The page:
New Zealand health service hackers send stolen data to press
Local media have confirmed they won’t make the information public and have referred it to the police
The hackers behind the Waikato District Health Board (DHB) attack last week have sent key data from the organisation's systems to media outlets while the organisation continues to try and repair its IT systems.
"We are aware that the media have received what appears to be personal and patient information from Waikato DHB information systems. Media outlets have confirmed they will not make this information public and have referred it to the police," the Waikato DHB said in a statement.
The organisation is working closely with the National Cyber Security Centre, Government Communications Security Bureau, The Privacy Commission and the NZ Police to "respond, remediate and recover from this incident".
Kevin Snee, the Waikato DHB chief executive, added that the situation would not be resolved quickly.
"Our staff are pulling together as a team and working collaboratively with our partners to restore services, but disruptions are to be expected as workarounds are put in place," he said.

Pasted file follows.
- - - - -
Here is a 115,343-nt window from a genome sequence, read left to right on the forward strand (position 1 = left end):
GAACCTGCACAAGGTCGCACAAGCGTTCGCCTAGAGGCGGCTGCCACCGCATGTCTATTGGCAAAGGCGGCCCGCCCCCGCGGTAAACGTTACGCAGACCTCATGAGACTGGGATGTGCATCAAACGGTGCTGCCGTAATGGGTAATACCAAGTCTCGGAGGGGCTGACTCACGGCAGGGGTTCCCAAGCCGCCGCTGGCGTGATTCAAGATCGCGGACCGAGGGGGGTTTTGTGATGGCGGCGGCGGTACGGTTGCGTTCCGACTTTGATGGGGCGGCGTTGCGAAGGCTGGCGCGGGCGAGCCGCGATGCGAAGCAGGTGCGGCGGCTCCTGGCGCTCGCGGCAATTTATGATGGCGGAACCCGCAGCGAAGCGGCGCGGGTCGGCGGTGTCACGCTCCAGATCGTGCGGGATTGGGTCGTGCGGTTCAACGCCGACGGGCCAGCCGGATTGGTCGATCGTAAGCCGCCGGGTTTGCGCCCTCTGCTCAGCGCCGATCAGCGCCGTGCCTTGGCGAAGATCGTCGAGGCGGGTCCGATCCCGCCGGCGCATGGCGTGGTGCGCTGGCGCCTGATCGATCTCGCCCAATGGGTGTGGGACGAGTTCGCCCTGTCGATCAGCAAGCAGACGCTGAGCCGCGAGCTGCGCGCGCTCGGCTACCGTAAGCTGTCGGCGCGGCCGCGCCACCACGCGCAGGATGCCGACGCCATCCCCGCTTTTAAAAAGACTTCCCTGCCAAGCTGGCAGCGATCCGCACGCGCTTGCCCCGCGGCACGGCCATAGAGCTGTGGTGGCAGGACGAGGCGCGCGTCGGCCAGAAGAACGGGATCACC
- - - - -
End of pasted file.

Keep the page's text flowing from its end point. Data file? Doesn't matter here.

Full manual processes have been implemented across the DHB and work continues to determine how best to support the backlog of patients whose care has been deferred. Patients are being asked to bring their appointment letter and any other information from their GP as the DHB still doesn't have access to its clinic booking information.
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Furthermore, the DHB is working with cancer care providers to ensure patients receive appropriate and uninterrupted treatment, and develop a process for recently referred patients and new referrals. As Australia and New Zealand have a long-standing arrangement to transfer patients for treatment, the DHB disclosed that sending patients to Australia will be a last resort.
"This is a criminal investigation and we have every confidence that it is being dealt with by NZ Police and cyber security experts. Care and safety of patients remains our highest priority, and we must concentrate on health services and supporting our staff to do their job," Snee said.
The cyber attack brought down the Waikato DHB's complete IT network last week which resulted in some appointments being cancelled. Staff were working to restore the infected systems and had the theory that the initial incursion was made via an email attachment.
The DHB confirmed it had received communication from the supposed hackers and was still determining the nature of the attack.
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